AG Mortgage Preferred Stocks: Opportunities And Risks

| About: AG Mortgage (MITT)
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AG Mortgage Investment Trust (NYSE:MITT), a mortgage real estate investment trust (mREIT), has a $475 million market cap with two preferred stocks currently trading on U.S. stock exchanges. These traditional preferred stocks, neither of which are rated by either Moody's or Standard & Poor's, are offering an average current yield of 8.78 percent (February 7, 2014).

(Source for preferred stock data: CDx3 Notification Service database, see Disclosure)

Description and history

Just three years old, MITT was founded in 2011 and is headquartered in New York City. Like all mREITs, MITT attempts to make money by using low-cost funds to buy securities that pay a higher return, the spread being referred to as Net Interest Margin (NIM).

The securities that mREITs favor are those that a U.S. government agency (such as Fannie Mae or Freddie Mac) guarantees, referred to as "agency" securities. Agency securities are backed by bundles of residential mortgages that, presumably, have a known level of risk and a known return. The market price of agency residential mortgage-backed securities (RMBS) is very sensitive to changes in interest rates.

Many mREITs also buy mortgage-backed securities issued by commercial lenders. These non-agency securities, referred to as "credit" securities, can be a mix of those backed by mortgages on commercial real estate and/or residential mortgages. The value of credit securities is very sensitive to the creditworthiness of the underlying mortgage holders.

At the end of Q3 2013 (MITT's most recently reported quarter), the funds that MITT used to build its agency portfolio was costing the company 0.4 percent while generating a yield of 3.1 percent, for a NIM of 2.7 percent. For its credit portfolio, MITT's cost of funds was 1.8 percent while bringing in 5.9 percent on the yield side, leaving a NIM of 4.1 percent.

As income investors know, during a period of increasing interest rates, value, as reflected by market price, of a previously issued, lower-rate security will tend to go down. Decreasing prices lower the "book value" of an mREIT's portfolio, eroding the company's ability to use their portfolio as leverage for new positions.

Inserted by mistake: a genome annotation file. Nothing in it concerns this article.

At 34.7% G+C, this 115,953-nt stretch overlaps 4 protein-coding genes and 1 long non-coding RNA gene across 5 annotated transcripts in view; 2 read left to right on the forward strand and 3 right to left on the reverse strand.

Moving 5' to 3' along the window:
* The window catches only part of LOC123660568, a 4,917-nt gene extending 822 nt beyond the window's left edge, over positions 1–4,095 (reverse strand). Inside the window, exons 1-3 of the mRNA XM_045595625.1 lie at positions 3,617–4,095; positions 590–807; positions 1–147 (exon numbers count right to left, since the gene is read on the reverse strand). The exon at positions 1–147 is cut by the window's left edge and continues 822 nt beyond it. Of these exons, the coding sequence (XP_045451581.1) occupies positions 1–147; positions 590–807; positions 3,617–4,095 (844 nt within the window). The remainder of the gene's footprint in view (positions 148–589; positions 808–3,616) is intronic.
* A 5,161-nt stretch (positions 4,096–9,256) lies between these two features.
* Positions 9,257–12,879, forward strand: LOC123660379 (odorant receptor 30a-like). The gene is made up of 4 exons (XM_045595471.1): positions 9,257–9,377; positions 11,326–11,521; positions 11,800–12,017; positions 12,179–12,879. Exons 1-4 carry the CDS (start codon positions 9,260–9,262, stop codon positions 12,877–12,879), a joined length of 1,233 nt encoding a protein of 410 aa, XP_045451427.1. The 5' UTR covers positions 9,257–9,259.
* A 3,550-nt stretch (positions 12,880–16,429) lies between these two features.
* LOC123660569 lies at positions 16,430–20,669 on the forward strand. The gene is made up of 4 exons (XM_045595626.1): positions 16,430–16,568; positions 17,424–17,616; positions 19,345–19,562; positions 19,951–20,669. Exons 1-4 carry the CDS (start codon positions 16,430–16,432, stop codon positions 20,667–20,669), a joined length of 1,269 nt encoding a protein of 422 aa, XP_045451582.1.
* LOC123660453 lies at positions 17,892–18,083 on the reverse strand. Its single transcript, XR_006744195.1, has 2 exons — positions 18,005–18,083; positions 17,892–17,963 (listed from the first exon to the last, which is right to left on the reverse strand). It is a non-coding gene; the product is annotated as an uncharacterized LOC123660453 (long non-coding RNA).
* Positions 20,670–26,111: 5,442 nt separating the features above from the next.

This chart illustrates the drop in book value per common share of MITT's portfolio when investors became certain that the Fed was going to start backing out of its QE rate-lowering program last September.

AG Mortgage investment Trust, Portfolio Book Value

Knowing that increasing rates can lead to lower book value, value investors (common stock) will shy away from mREITs during a period of increasing rates since the big run-up in market price that value investors hope for is unlikely. Accordingly, MITT's common stock price has fallen to about $16 per share, down from about $26 per share a year ago.

But that is not to say that mREITs are without tools to minimize the negative effects of increasing rates. What is interesting about MITT, is that the company's leadership is probably more nimble at mitigating interest rate risk than many other mREITs.

As expectations of a Fed QE taper increased last year, the company immediately began selling securities backed by 30-year mortgages in favor of those with shorter durations. Shorter duration mortgages get paid off sooner, limiting the price erosion that increasing rates can cause.

Securities backed by adjustable-rate mortgages (ARMs) provide another tool since the average yield is going to increase along with prevailing rates. President and CIO Jonathan Lieberman explained during the Q3 2013 conference call with analysts that MITT

"…sold over $850 million of 30-year mortgages and added over $450 million of securities backed by ARMs."

That's about 30 percent of MITT's agency portfolio.